Dale Appleby

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Weekly Reflections

What does it take to believe? 11 April

What does it take to believe?

Poor old Thomas has been maligned. He was not a doubter. His fellow disciples were doubters, but he wasn’t. He was a straightforward unbeliever. A natural man, a man of facts. Of observable data. No ghosts or apparitions or wishful thinking for him.

If he was going to believe that Jesus had come back from the dead, he wanted to press the flesh, to check the wounds, to examine the body. And rightly so. No use believing an event for which there was no evidence.

Coming back from the dead was a big claim – is a big claim. It had never happened before in this way in the whole history of the human race. History was against it. Philosophy and theology was against it. Maybe such a thing would happen at the end of the world, but not in ordinary times.

If it was true it would mean that the greatest threat to human life had been removed. Genuine immortality might be possible.

As it turned out the scientific materialist Thomas was in for a great shock. Not only did Jesus offer his body for examination, but it was obviously a real body. Not a ghost or spirit. But a body with flesh and bones.

So is the story true? Is that what really happened to Thomas? How could the modern scientific materialist check this out? Historical events are not able to be observed in quite the same way as current events. Although one could easily doubt the truth of the reports of many current events. Manipulating images and sound bites, suppressing some of the story, putting a spin on it and preventing others from seeing the raw data – are ways of false reporting.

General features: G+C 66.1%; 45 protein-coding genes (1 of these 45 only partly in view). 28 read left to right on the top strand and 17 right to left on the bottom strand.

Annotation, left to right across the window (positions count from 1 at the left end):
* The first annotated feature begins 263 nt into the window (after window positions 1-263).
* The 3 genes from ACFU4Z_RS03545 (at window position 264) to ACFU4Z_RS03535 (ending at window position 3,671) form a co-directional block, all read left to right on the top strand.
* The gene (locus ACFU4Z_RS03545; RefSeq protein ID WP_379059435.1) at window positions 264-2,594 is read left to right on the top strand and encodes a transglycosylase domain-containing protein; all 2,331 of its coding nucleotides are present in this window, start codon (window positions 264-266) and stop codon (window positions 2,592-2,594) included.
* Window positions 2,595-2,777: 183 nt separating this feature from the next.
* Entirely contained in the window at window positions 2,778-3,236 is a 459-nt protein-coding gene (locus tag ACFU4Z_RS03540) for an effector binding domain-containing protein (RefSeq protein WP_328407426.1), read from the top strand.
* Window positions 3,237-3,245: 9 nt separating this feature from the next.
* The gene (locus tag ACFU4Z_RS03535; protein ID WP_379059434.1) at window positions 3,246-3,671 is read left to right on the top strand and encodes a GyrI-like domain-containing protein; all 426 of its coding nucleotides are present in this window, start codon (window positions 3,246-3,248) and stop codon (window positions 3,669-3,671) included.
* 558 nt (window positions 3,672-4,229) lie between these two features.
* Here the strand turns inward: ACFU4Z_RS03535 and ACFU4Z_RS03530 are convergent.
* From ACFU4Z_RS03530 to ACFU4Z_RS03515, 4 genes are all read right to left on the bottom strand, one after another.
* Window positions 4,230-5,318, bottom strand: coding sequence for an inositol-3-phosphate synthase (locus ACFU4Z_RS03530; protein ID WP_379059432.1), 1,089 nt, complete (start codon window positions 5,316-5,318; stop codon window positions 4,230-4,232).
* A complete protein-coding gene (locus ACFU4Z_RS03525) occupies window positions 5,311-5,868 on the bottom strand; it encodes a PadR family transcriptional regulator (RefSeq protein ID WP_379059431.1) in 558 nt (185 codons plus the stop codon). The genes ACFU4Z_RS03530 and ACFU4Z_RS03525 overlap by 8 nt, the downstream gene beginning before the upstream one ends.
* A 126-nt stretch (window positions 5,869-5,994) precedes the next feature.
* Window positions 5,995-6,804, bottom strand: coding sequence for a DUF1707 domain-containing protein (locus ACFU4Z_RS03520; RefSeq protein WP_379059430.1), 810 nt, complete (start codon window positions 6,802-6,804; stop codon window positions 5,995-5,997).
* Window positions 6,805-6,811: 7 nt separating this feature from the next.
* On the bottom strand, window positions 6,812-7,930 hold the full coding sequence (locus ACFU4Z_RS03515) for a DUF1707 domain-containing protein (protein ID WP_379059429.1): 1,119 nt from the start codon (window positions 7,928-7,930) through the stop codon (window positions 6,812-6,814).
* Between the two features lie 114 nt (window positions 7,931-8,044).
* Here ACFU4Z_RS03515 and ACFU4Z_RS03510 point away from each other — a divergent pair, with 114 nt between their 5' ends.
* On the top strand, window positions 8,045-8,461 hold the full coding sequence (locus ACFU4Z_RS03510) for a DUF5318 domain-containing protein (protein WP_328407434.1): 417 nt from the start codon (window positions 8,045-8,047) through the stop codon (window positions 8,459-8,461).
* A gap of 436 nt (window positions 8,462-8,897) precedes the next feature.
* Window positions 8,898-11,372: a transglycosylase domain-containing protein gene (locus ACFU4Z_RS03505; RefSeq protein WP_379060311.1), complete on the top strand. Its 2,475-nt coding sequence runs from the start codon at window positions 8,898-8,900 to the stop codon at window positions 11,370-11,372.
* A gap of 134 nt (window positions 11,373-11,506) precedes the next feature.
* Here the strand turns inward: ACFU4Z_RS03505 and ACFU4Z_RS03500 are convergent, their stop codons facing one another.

In this respect we are better off in some ways when we examine the stories from the ancient world.  Although the data is limited, it is also very public. And there are well established methods of historical inquiry.  Some modern attempts to put a spin on the Gnostic gospels, for example, have come up against solid historical critiques.

So it is possible to check the historical reliability of the reports of the resurrection. There is no doubt that a significant group of people not only believed Jesus had risen, but they gave their lives for the belief and changed the world in the process.

Belief has to be based on evidence and they have left enough evidence to believe. In this case it is not just a matter of believing the evidence, but believing in Jesus – which is what Thomas did.

Dale

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